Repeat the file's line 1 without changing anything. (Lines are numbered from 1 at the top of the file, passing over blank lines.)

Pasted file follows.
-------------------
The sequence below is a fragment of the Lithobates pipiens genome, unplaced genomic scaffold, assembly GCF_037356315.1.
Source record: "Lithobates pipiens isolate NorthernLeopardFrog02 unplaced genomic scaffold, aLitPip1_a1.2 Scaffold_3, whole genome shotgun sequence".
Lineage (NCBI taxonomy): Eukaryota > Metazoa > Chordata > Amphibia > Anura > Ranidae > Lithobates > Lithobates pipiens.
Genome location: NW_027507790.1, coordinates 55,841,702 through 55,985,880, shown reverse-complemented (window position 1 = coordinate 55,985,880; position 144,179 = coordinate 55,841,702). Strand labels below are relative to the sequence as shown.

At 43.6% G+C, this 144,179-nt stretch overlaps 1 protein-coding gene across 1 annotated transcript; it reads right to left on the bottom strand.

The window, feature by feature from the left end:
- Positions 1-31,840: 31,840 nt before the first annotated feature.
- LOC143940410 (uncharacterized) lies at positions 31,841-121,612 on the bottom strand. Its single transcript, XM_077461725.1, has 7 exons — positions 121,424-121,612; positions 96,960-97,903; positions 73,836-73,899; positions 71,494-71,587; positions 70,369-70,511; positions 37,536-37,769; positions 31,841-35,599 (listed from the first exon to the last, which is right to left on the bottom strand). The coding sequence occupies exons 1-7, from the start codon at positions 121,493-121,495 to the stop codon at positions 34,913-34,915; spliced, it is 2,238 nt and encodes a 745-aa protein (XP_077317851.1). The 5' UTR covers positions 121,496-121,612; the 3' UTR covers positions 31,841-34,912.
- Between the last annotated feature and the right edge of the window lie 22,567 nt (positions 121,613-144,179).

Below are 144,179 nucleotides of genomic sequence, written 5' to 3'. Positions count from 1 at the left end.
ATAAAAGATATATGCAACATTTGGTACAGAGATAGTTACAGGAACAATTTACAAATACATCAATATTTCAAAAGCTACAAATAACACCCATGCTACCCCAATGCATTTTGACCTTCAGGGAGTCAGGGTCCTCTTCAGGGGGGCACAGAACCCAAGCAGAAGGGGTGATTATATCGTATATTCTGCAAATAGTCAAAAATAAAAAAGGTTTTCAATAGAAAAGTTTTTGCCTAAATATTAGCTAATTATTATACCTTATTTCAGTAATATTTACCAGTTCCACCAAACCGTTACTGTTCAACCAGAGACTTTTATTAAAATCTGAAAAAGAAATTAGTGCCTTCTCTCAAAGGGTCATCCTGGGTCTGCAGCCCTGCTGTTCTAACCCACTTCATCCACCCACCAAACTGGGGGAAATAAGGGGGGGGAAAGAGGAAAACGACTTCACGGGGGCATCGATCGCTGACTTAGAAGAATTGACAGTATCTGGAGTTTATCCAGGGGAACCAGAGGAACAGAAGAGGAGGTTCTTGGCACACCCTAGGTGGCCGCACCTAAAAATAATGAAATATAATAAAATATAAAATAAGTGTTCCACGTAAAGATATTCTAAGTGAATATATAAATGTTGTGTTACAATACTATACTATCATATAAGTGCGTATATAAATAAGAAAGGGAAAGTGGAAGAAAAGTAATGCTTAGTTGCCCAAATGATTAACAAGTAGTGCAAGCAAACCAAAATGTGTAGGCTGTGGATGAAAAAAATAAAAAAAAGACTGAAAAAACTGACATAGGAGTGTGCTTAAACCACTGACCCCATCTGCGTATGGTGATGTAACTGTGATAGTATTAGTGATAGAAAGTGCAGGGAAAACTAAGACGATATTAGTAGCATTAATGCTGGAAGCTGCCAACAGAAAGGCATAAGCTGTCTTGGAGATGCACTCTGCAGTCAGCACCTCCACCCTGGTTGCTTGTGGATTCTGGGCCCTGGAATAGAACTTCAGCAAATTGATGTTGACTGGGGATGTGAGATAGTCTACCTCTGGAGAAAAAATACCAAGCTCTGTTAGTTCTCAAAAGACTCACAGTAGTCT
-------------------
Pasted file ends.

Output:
The sequence below is a fragment of the Lithobates pipiens genome, unplaced genomic scaffold, assembly GCF_037356315.1.